Travel to Chennai for a Perfect Blend of Contrasts
There isn’t one Indian city not choc-a-block with people on streets, beaches or places. Chennai (formerly Madras) isn’t any different. But what is unique about this city is a mix of Dravidian (family of 85 genetically related languages, spoken by about 217 million people) cultural tenet and a glint of modernism. Chennai is a city in South India brimming with tremendous linguistic pride. So what’s in store for a traveler to tour this city?
Chennai’s rich architecture reflects in its structures which have been carved and stationed since the British Era. From gothic to Indo-Saracenic style architecture to Hindu or Islamic, the government buildings in Chennai are an architect’s delight. The white pristine looking Ripon Building which houses the Chennai Corporation to Fort St. George, the National Museum or the Chennai Central Station makes for an interesting tour destination. You can get several travel packages in order to make it a single day city tour. Adding to that, the city has a plethora of Hindu temples, Jagannath Temple being the more popular one.
The best time to travel to Chennai is from October to February when the winters are a little bearable. Otherwise, the temperature is mostly muggy with 90 percent plus humidity all the time. The best way to travel to Chennai is via air, it being one of the farthest cities if you are traveling from the north.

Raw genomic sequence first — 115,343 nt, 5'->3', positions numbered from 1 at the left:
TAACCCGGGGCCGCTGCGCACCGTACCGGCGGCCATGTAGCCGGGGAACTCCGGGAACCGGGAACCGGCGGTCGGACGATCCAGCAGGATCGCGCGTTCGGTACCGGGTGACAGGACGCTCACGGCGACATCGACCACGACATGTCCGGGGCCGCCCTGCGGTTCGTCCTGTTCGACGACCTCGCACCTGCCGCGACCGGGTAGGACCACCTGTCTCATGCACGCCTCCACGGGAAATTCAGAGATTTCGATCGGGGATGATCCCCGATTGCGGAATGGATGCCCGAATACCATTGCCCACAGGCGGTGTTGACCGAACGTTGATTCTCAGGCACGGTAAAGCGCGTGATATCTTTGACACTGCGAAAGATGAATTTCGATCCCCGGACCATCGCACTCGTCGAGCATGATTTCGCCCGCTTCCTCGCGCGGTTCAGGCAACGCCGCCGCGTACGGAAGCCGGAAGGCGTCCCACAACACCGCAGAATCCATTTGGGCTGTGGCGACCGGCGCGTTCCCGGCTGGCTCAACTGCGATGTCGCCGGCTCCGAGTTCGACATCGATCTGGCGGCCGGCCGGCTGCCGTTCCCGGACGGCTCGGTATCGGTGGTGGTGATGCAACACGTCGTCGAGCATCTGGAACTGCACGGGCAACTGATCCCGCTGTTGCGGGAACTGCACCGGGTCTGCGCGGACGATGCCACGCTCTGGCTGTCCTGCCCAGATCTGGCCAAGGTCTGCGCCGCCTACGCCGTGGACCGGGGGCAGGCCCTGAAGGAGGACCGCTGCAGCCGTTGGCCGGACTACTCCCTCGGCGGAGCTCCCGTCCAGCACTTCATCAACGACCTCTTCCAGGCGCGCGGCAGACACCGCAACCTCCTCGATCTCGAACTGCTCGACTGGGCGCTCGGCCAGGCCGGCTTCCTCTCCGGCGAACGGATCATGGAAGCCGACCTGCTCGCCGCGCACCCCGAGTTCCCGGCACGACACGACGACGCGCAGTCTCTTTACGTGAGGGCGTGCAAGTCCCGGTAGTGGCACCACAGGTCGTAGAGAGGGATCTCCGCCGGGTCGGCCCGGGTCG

If you are craving for a dip in the sea, there’s Marina Beach which showcases the character of the city. Most of the populace visits the beach during weekends. In the night, the street lights spread across the coastline make for a beautiful top view. You can sit and sip the traditional filter coffee (famous coffee made with 80% coffee beans and 20 percent chicory) by sitting on the coastline as you watch the beautiful orange-burnt sun disappear into the night.
Another aspect of Chennai is its association with art and culture. Since the opening of the Madras Music Academy in 1927, Chennai celebrates a five-week long music season in December. Rich in classical Carnatic music, the songs are written for every performance and delivered in a peculiar singing style. Additionally, in early January, Chennai celebrates Pongal (celebration of the harvest). During this festival, mouth-watering and scrumptious dosas (Indian rice pan cakes) and idlis (steamed rice balls) are dished out along with a variety of delicious food which is served buffet-style to the tourists and citizens alike. It’s a feast because Tamilians in Chennai are extremely good hosts, they don’t stop serving even after you stop eating. Moreover, try Paniyaaram at Grand Sweets and snacks such as bhajji, bondas at roadside eateries. A travel planner’s itinerary must include the travel-on-a-full-stomach approach.
Oh I almost forgot! Tamilians are the biggest movie buffs. Before you plan the travel down south, research just a little on their favorite superstars (Rajnikanth and Kamal Hassan) and the rest of the tour is just another field day.